Sharding is a well-established method of splitting large databases into manageable partitions across multiple servers, while preserving an accessible global state. In distributed ledgers, it is a form of merged consensus where the global network state is divided between subsets of validators who are usually assigned randomly to shards. In theory, as the number of shards increases, throughput improves and transaction costs drop.
In most implementations, shards can be thought of as mini-blockchains with their own trust boundaries. As we have seen, trust boundaries preclude atomic composability, so must be bridged or implement some kind of inter-shard messaging.
“If composability is the superpower of blockchain, sharding is its kryptonite.” - Dieter Shirley
The practical consequence of this is that just as there can be no cross-chain smart contracts, there can be no truly cross-shard smart contracts either. This is fatal for most dApps but especially those like Compound, which rely on a shared liquidity pool of other contracts, such as $DAI. In a sharded architecture without cross-shard atomic composability, all dApps would want to be on the same shard to be interoperable with each other. Unfortunately, this defeats the purpose of sharding and is one of the main reasons why Ethereum is planning to remove the dApp execution environment entirely to L2 so that all contracts could be deployed on a single rollup (within a single trust boundary).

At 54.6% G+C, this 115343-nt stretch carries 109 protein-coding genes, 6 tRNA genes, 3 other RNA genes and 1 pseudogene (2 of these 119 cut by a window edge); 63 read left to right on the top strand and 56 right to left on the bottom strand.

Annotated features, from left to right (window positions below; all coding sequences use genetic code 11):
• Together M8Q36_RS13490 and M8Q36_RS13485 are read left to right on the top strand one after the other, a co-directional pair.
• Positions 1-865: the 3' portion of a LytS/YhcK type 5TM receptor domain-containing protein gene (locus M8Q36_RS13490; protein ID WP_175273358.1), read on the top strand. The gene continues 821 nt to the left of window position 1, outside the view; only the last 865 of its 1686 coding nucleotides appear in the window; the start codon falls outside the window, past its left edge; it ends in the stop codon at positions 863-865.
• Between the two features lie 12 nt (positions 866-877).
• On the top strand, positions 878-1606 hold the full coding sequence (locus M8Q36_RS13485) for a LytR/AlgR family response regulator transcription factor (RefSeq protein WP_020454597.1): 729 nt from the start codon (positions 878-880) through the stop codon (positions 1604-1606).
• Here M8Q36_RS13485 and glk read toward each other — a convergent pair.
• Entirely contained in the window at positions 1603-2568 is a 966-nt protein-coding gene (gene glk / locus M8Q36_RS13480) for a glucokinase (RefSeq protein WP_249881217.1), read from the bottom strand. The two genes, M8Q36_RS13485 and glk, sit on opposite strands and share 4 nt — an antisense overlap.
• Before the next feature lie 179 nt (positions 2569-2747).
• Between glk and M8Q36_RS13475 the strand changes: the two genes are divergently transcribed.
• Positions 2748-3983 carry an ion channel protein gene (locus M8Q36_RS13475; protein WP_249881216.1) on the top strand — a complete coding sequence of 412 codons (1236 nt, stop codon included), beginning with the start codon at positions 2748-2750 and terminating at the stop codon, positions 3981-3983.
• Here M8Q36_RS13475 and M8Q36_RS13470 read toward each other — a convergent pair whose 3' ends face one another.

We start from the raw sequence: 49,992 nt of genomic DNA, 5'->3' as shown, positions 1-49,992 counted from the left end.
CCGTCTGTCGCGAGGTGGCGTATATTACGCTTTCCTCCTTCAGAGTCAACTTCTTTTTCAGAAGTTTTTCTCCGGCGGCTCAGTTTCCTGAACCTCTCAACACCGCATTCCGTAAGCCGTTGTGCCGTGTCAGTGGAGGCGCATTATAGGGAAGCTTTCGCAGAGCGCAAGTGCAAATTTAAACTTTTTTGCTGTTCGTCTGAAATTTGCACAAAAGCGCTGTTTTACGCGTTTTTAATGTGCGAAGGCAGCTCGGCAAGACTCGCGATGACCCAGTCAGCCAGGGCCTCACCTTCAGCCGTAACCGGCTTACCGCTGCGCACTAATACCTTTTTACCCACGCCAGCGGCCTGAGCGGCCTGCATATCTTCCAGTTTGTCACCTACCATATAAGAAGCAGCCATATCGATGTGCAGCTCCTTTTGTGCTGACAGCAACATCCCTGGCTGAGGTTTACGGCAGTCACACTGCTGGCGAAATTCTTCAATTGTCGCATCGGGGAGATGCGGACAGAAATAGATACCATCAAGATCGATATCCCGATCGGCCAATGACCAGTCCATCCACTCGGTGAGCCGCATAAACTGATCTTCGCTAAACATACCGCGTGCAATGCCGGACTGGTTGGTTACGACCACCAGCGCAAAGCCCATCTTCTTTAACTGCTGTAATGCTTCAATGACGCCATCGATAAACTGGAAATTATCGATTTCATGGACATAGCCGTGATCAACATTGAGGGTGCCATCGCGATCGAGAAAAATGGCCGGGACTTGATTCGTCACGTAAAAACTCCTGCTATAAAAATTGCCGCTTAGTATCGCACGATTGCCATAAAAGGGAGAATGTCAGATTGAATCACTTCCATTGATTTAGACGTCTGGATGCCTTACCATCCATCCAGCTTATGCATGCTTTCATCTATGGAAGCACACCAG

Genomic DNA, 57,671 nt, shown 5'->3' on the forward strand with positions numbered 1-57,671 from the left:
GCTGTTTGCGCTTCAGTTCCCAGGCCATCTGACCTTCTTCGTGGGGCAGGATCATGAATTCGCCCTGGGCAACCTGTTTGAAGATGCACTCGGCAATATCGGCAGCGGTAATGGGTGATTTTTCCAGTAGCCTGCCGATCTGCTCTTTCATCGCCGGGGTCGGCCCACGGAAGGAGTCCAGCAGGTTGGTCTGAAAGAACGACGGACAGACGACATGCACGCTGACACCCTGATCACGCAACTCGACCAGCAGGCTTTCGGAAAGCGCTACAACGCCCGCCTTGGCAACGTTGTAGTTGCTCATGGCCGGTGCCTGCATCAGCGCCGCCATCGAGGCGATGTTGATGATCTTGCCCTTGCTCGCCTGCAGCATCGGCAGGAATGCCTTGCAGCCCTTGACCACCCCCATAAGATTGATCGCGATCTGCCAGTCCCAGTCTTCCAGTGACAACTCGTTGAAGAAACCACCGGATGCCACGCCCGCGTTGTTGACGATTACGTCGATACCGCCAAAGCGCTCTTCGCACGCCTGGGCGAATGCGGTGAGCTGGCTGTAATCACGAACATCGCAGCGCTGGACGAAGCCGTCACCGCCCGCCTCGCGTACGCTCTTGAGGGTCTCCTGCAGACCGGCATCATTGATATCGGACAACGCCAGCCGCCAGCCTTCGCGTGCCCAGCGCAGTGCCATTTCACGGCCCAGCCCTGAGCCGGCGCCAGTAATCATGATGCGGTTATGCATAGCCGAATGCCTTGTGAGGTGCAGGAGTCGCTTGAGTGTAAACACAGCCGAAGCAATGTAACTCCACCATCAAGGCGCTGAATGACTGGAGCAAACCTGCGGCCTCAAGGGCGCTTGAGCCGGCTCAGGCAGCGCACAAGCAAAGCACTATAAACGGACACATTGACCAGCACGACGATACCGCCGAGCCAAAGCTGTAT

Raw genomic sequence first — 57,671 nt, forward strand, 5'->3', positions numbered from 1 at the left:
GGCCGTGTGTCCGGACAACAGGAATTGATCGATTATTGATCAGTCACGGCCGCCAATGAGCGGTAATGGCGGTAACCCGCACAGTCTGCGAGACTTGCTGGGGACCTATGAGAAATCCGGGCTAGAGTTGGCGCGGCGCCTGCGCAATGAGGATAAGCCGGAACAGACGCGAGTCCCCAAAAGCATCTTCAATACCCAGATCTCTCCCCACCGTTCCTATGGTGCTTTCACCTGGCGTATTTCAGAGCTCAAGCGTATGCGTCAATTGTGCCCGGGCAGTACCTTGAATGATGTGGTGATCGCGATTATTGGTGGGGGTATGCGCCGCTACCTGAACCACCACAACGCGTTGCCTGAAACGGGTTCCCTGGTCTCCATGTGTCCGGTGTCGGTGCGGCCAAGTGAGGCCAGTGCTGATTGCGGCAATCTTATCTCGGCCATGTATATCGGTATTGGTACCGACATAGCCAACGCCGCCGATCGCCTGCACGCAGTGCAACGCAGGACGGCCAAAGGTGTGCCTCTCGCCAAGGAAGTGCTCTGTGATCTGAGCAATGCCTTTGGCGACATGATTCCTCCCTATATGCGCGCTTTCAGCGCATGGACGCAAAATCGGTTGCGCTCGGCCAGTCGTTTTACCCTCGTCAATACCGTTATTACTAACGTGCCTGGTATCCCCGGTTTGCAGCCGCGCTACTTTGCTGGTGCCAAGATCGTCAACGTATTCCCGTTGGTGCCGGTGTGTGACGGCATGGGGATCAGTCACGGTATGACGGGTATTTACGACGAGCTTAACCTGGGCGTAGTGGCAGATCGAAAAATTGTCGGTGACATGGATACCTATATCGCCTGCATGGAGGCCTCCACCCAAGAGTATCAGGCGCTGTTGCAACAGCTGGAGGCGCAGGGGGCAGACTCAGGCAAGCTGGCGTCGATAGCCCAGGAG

Shards are efficient because they can process transactions in parallel, asynchronously. The issue is that composability requires synchrony within a single block time. To solve this problem, several projects like Polkadot use ‘relay’ chains that sit above the shards (called ‘Parachains’ in Polkadot) and enforce a block-time to finalize transactions. Relay chains are effectively cross-shard light clients that only contain shard headers in the same way that L1 will only hold headers from rollups. However, the entire system is then limited by the speed of the relay chain. In this way, sharding is yet to see much advantage over rollups.
Which Way DAO?
At this time in early 2022, it feels like dApps, DAOs and liquidity providers are all in a holding pattern, not quite ready to land on a single scaling solution, but burning fuel maintaining multiple implementations and / or multiple liquidity positions. At some point between now and ‘code red’, they will all have to make a decision and this is likely to trigger a swift resource and capital-flight to the most optimal and composable solution so that the Web3 Lego thesis can resume. Ultimately, composability is a subset of liquidity and, as we’ve said in a previous article, “liquidity always wins”, eventually.